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Blogging Hamlet: Part 8

Maybe Shakespeare is not your thing, and that’s fair. In high school, he sure wasn’t mine. But I must say, “Elizabethan plays where the main character kills a man and then MAKES PUNS ABOUT IT” should ALWAYS be your thing, because that’s just good sense.

Last time, Hamlet murdered Polonius completely by accident and then wavered between 1) feeling bad about it, and 2) feeling like Polonius didn’t really deserve to be alive anyway. Here is a visual representation of what went down, wherein Hamlet looks like Prince Charming from the Shrek movies and Gertrude looks vaguely upset about what Hamlet just did to her curtains:

Wikimedia Commons

In Act 4, Scene 1, Claudius says to his wife, “Hey, how’d that chat with Hamlet go?” and Gertrude says, “On a scale of one to ten? Like a four.”

Claudius asks how Hamlet is, but seriously, what kind of question is that? You know how he is, Claudius. He’s a lunatic, and now he’s gone and stabbed a secondary character.

Gertrude explains that Hamlet just murdered Polonius. Claudius is like 2% sad for his friend and 98% just glad it wasn’t him. He calls for Rosencrantz and Guildenstern, who materialize as if by magic, and he gives them what I personally think are very peculiar instructions. But to Rosencrantz and Guildenstern, I guess “Hamlet killed a guy, I need you to find the body” is just your everyday, run-of-the-mill errand not unlike swinging by the store for some milk. In any case, they have no follow-up questions. They don’t even have any dialogue. This is the scene, word-for-word:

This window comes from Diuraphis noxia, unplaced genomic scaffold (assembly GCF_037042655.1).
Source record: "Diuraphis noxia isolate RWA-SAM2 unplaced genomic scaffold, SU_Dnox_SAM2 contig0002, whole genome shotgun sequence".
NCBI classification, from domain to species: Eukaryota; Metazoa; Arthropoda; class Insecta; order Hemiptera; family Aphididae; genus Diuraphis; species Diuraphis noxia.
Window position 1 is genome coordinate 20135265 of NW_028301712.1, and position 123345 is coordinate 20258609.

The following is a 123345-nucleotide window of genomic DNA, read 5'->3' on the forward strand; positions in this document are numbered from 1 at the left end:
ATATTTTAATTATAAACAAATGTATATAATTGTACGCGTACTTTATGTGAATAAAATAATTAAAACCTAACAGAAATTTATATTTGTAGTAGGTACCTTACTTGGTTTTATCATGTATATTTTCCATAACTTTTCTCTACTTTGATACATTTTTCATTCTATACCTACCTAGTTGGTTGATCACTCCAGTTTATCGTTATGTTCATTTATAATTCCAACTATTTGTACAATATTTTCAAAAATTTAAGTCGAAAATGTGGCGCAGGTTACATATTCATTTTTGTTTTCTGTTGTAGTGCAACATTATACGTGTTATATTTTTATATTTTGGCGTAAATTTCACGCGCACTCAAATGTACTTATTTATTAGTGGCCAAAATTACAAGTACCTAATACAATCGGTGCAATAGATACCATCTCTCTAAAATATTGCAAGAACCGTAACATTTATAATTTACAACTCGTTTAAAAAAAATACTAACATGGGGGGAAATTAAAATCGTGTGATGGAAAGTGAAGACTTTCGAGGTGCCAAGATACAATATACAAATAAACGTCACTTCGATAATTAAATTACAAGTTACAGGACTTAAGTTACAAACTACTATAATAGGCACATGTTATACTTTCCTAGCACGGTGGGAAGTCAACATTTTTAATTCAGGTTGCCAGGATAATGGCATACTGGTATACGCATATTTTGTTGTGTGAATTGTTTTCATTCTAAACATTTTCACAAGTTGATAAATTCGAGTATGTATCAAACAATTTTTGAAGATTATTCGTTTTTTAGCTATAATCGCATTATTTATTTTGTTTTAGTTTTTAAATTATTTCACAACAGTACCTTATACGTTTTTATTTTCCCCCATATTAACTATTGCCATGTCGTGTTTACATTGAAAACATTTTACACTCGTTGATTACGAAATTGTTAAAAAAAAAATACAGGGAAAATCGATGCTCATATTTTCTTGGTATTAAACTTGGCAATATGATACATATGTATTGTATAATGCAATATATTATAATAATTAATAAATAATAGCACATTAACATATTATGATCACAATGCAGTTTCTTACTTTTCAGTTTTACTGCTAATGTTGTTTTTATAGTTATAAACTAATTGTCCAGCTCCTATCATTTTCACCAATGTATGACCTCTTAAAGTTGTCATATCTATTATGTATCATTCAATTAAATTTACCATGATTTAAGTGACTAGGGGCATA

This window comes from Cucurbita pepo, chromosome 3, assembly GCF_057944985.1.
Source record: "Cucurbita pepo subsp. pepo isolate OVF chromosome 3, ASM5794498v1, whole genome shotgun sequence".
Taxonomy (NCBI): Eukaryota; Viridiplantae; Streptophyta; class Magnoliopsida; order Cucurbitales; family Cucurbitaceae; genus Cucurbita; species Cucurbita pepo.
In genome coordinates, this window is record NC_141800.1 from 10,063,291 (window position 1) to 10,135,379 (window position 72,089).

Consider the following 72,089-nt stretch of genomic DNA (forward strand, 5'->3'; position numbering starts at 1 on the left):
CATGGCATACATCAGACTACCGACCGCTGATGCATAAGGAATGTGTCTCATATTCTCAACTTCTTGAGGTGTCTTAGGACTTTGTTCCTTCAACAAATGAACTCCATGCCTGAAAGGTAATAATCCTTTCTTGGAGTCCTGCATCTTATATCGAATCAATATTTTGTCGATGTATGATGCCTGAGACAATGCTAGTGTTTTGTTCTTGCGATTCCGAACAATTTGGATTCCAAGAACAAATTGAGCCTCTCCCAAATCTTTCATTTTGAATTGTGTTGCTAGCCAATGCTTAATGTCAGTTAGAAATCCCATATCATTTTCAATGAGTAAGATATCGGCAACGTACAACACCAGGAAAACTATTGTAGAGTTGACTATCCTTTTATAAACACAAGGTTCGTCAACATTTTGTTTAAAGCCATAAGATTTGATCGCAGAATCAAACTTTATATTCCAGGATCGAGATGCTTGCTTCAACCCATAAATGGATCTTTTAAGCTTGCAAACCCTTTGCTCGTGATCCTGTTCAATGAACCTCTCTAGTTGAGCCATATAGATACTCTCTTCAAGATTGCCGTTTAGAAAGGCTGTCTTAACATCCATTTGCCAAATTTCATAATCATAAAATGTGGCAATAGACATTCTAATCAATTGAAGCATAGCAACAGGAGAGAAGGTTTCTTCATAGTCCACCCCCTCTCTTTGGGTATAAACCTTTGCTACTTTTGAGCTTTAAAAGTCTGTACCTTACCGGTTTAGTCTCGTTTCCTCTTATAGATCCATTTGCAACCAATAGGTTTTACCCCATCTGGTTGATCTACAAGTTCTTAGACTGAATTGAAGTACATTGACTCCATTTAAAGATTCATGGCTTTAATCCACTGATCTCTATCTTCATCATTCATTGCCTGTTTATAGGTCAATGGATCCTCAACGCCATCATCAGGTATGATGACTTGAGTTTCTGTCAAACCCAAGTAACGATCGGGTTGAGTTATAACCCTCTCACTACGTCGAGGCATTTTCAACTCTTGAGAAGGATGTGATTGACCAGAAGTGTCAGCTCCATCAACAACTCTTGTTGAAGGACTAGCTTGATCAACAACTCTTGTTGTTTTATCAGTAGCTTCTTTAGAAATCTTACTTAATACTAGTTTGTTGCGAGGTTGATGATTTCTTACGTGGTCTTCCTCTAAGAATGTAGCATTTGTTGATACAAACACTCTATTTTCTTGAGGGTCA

CLAUDIUS: Ho, Guildenstern!


CLAUDIUS: Friends both, go join you with some further aid.
Hamlet in madness hath Polonius slain,
And from his mother’s closet hath he dragged him.
Go seek him out, speak fair, and bring the body
Into the chapel. I pray you, haste in this.


I wish I had some minor characters in my life like these two. Alas, all I have is the guy at Subway who makes me my lunch every day, and my landlord who always forgets my name.

Now, I know what you’re thinking—that it’s almost inconceivable to think that two characters as competent and memorable as Rosencrantz and Guildenstern might fail in an endeavor as important as this, but boy, do they. I can only assume Plan A was “Just ask Hamlet where the body is,” and Plan B was “Ask again. See if he cracks.”

In Act 4, Scene 2, they locate Hamlet and open up with “What have you done, my lord, with the dead body?” It’s a bold strategy, diving in headfirst without so much as a preliminary “So what’s new? Commit any hilarious murders lately?” but if there’s anything we’ve learned on this whole crazy ride, it’s that Rosencrantz and Guildenstern are bold men, probably.

In a shocking twist, Hamlet does not tell them where the body is. Instead, he says he’s buried it in some undisclosed location. If this were an episode of Law & Order: SVU, the team would’ve found the body in about five seconds and figured out Hamlet’s laptop password to boot. But this is not Law & Order: SVU, and Rosencrantz and Guildenstern are both dumbly oblivious, so the conversation goes nowhere. They do manage to take Hamlet to Claudius, however, and Hamlet does manage to insult their intelligence three times in the space of about thirty seconds, so I guess everyone wins.